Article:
So now we’re in Munich, having been to Cesky Krumlov (Czech Republic), Passau (Germany) and Salzburg (Austria).
Cesky Krumlov is a world heritage listed medieval town, nestled in a bend of the Vltava River (the same one that goes through Prague). It’s an oasis of quaint buildings, narrow cobbled streets and mostly pedestrians only, and is a huge tourist attraction. In summer it would be very crowded - at this time of the year there aren’t a lot of people around so for us it was a charming place to wander, drink coffee/beer overlooking the river and explore the castle, which is notable for its bears in the moat (yuk!!), and for the fact that many of the walls are actually flat but painted to look as if they are 3D. Dave and Phyllis went for a ride in the countryside - just gorgeous. The castle gardens are formal and very extensive, including a lake and enormous oak trees that must be hundreds of years old. Under the castle is a labyrinth that is used as an exhibition area - currently housing an exhibition of quite odd sculpture including, for example, large handbasins made to look like lower jaws with some
teeth missing, metre long clothes pegs made from very large fingers, and arrangements of human bodies with crocodile heads. There was also a display of very large Alice in Wonderland/Dali teapots, goblets, platters etc - all skewed but rather attractive (and expensive!!). We climbed the tower which gave a great view of CK - including the non-heritage listed sector. The modern buildings provided great contrast and some realism after the medieval portion of the town - a kind of time warp effect.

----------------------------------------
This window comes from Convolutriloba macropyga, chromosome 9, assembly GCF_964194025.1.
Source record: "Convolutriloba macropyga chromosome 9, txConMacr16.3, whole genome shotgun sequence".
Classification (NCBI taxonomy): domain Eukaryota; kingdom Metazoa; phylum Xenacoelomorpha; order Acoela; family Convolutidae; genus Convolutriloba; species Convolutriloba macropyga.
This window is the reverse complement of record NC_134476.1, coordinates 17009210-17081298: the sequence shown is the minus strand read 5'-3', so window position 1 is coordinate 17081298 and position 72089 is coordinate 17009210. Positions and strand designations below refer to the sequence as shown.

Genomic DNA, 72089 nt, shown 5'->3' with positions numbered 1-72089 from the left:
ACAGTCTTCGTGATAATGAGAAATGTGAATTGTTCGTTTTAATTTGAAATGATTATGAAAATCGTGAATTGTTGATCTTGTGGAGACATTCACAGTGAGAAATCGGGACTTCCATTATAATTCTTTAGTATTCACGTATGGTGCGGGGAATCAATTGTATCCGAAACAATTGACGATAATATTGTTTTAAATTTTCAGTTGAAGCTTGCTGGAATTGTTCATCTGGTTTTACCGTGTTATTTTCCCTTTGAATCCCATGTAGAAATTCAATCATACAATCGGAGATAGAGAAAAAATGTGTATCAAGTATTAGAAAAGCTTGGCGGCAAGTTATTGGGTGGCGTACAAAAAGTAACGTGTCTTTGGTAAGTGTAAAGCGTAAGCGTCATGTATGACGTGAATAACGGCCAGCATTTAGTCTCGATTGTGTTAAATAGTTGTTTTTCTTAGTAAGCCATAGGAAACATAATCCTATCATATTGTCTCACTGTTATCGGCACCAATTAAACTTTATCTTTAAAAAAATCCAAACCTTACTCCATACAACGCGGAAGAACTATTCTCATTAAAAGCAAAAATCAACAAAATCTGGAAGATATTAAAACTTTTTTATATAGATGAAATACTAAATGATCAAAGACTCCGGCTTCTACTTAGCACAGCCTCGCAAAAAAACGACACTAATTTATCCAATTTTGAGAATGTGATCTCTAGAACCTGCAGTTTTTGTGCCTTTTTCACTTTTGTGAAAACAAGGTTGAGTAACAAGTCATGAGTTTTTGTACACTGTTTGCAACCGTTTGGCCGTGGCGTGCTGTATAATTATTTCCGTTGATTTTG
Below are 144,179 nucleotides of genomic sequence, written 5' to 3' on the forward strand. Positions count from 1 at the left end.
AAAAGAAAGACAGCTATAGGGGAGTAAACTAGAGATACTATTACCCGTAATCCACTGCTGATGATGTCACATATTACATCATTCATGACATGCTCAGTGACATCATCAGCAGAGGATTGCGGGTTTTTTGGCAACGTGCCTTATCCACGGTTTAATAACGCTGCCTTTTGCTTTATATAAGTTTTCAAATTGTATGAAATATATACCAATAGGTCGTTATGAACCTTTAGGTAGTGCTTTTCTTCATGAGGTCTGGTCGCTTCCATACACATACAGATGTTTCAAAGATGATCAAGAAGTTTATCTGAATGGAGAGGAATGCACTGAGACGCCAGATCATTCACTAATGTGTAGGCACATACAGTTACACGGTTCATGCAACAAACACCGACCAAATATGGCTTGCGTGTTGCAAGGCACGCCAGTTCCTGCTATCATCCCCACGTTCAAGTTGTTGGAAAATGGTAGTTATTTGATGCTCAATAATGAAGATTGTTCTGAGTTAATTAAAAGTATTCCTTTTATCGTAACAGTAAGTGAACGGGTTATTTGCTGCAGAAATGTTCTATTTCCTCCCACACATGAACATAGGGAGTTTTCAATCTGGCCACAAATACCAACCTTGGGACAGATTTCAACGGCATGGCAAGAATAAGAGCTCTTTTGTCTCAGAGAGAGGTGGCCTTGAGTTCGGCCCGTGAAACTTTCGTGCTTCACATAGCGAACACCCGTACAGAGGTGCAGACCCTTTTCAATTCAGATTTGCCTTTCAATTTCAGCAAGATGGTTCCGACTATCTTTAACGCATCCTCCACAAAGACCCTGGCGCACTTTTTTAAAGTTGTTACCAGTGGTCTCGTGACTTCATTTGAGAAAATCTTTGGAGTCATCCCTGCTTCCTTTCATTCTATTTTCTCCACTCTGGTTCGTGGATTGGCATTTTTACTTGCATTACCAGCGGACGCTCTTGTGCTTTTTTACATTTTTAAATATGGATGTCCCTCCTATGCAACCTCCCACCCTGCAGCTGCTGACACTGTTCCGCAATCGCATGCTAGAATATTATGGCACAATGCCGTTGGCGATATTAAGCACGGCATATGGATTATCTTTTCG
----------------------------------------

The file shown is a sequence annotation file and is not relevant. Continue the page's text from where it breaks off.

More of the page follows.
We caught a mini bus to Linz (in Austria) from CK and then a train to Passau. We met some wonderful German women on the train - a German version of the “Two Fat Ladies”. Trains in this part of the world are clean and seem really well organised. The purpose of going to Passau was to collect our hire car (a Merc with 4,000 km on the dial!) - very comfortable although a bit more squashy than the Vauxhall we had in Ireland and England. We had only one night there. Our accommodation was in the Grunhaus - a three storied anorexic building facing the Danube. The Grunhaus had been retrofitted as a B&B and had most
unusually placed facilities (toilets in cupboards etc). The walls featured some unusual local artwork that was for sale - we didn’t purchase!!
Passau is at the confluence of the Danube, the Ilz and the Inn Rivers - and one place where the enormous river boats depart for the Black Sea and Vienna. The boats are huge - a future holiday??? We had a relaxed afternoon walking around the river banks, a very attractive promenade alongside beautiful old buildings which looked great reflected in the Danube’s evening light. Here we started to have problems walking past shops displaying a variety of yummy German breads and pastries - they’re on every corner!!